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Bridging the English Channel

Cross-channel Views of the UK and Europe

German election threatens Bojo’s diet

When Martin Schulz resigned as president of the European Parliament to return to German politics, many British saw that as removing an opponent of Foreign Secretary Boris Johnson’s goal of the UK having its cake and eating it too, that is, gaining generous special terms when it leaves the European Union. The bad news is that Schulz is not leaving European politics. On Sunday he was named leader of the German Socialist Party (SPD) and will be the chief challenger of the current Chancellor, Angela Merkel, at the German election in September.

Even if Angela Merkel succeeds in maintaining her Christian Democratic Union (CDU) as the largest group in the German Bundestag, she will need to form a coalition in order to retain office as Chancellor because the country’s proportional representation system prevents any party from gaining an absolute majority.

As the second largest party in the German Bundestag, the SPD is the only coalition partner available to the CDU. Both parties are almost certain to lose seats in the Bundestag to the anti-immigration Alternative for Deutschland, but remain large enough to form another coalition government. In that case Schulz will be in line to receive the post of German Foreign Minister, normally reserved for the second partner in a coalition. This will make him a major voice in Parliament and in discussions with Angela Merkel about how the German government responds to British demands for EU concessions.

If Schulz becomes Germany’s new foreign minister, he will meet his British opposite number at regular meetings of the EU’s foreign secretaries. He can offer Boris Johnson a piece of Black Forest cake and ask BoJo to demonstrate his trick of eating the cake and still having it on the plate. If he can’t work his magic, then Schulz can eat the cake himself and leave BoJo with nothing but an empty plate to show for his too clever by half comment.

Of course, Schulz may not become foreign minister: he may end up as the head of a left wing German coalition government. This could happen if a combination of SPD, Green and Left parties MPs gain a majority of seats. The SPD would then have a choice of remaining a junior partner of Angela Merkel or taking control of government. Choosing to form a left-wing coalition government would satisfy many SPD members who have felt the loss of power and votes as a junior partner in Merkel’s CDU-led government.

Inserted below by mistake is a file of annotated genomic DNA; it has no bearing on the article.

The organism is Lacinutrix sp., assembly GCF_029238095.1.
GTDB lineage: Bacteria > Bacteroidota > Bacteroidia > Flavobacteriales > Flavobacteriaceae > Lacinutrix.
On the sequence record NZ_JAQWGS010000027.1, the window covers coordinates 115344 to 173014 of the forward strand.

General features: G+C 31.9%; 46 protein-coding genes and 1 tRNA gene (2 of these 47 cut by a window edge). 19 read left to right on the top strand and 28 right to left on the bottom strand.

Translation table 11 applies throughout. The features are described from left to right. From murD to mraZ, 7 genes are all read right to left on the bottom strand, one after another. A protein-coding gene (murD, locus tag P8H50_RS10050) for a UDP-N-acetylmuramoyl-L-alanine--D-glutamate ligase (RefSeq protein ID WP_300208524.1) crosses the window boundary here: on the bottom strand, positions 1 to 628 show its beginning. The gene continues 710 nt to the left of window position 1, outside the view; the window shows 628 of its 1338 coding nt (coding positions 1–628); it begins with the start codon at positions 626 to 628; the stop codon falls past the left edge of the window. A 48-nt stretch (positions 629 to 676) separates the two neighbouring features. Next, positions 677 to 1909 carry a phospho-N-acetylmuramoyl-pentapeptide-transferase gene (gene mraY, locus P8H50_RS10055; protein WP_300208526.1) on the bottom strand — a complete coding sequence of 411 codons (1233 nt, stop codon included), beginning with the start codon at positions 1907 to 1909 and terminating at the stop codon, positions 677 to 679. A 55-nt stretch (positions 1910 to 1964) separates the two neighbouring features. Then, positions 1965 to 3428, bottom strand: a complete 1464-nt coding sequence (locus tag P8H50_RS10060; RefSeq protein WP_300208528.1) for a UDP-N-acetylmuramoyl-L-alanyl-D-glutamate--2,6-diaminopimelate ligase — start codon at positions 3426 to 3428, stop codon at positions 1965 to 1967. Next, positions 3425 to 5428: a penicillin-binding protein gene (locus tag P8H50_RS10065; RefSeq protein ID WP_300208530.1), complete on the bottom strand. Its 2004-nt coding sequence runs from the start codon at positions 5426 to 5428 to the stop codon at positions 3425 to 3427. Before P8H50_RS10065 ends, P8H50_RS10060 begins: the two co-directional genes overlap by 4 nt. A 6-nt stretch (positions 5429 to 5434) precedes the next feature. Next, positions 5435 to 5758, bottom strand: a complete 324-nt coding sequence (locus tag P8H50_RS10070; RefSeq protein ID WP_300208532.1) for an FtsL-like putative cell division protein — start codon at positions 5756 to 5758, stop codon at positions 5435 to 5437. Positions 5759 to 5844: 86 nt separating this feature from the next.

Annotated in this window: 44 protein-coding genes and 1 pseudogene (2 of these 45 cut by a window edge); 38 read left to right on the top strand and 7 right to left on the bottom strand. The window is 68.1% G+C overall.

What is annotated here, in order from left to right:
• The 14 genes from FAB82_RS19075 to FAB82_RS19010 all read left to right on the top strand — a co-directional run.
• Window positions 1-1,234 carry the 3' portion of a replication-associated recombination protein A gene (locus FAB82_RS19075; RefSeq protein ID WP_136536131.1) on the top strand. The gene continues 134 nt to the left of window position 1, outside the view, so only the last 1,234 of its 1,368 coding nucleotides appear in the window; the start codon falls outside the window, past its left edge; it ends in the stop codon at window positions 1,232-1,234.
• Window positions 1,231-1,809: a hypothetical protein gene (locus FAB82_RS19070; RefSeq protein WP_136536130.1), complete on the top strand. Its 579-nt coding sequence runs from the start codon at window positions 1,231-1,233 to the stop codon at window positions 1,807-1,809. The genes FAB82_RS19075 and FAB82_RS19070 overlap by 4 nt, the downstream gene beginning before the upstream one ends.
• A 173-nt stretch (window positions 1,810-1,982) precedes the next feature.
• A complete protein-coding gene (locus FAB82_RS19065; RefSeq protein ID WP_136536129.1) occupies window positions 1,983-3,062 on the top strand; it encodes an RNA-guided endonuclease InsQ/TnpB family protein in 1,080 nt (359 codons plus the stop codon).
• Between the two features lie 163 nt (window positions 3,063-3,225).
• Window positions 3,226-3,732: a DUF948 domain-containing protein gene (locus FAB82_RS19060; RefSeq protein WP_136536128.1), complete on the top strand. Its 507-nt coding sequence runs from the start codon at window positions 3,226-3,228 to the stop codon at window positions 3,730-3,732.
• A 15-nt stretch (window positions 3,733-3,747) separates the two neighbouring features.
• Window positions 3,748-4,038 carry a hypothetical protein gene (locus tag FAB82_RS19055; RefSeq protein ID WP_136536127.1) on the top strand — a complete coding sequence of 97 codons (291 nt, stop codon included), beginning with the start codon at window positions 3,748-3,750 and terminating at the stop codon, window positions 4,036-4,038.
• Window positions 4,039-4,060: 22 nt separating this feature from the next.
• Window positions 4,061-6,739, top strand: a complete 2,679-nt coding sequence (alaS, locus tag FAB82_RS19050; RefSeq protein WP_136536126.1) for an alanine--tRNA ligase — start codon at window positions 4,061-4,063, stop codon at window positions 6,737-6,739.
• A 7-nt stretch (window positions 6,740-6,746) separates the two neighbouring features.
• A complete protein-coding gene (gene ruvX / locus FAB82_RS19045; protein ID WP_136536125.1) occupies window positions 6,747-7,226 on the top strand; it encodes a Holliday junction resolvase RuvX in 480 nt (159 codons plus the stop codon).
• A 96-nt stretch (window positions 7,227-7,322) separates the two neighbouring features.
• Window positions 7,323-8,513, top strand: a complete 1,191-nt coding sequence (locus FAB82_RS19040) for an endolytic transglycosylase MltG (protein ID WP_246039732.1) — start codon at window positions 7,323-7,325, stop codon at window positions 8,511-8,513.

If Schulz became Chancellor then BoJo would be saved an embarrassing encounter demonstrating that his magic only applies to words, not real objects. As Chancellor, Schulz would then be Theresa May’s opposite number. Moreover, his presence would be the biggest presence in meetings of the European Council, where 27 heads of EU member states will decide what terms, if any, the EU will offer for Britain’s post-Brexit relations with Europe.

How likely is it that Schulz could replace Angela Merkel?  Opinion polls currently show the total vote of three left parties averaging at the same level as the combined vote of the CDU/CSU plus Free Democrats. The complexities involved in awarding seats in a German electoral system, plus the complexities of arriving at a coalition pact needed to form a government, make it impossible to forecast the outcome. It’s too early to tell. At the moment, Schulz has less of a chance of becoming Chancellor than Merkel has of remaining Chancellor. On the other hand, his chance appears better than that of Donald Trump a year ago.

Downing Street has been working on the assumption that Theresa May will be dealing with Angela Merkel throughout the Brexit process. It is possible that this could produce a ‘pig’ of a Brexit compromise that would satisfy both sides. British negotiators could bring home enough bacon to satisfy meat-eating Tories while leaving lots of Black Forest ham on the table to satisfy hefty German appetites.

It is easy to deal with any Downing Street spokespersons claiming with certainty that Angela Merkel will remain the friendly face backing Britain in EU deliberations next winter. Just ask them: How is Theresa May getting on with President Hilary Clinton?

Bon Appétit.

By Professor Richard Rose, author of Representing Europeans: a Pragmatic Approach and a commissioning fund awardee of The UK in a Changing Europe. It updates a blog he posted on this website on 29 November captioned:  “Another Nail in the Coffin of a Soft Brexit?”



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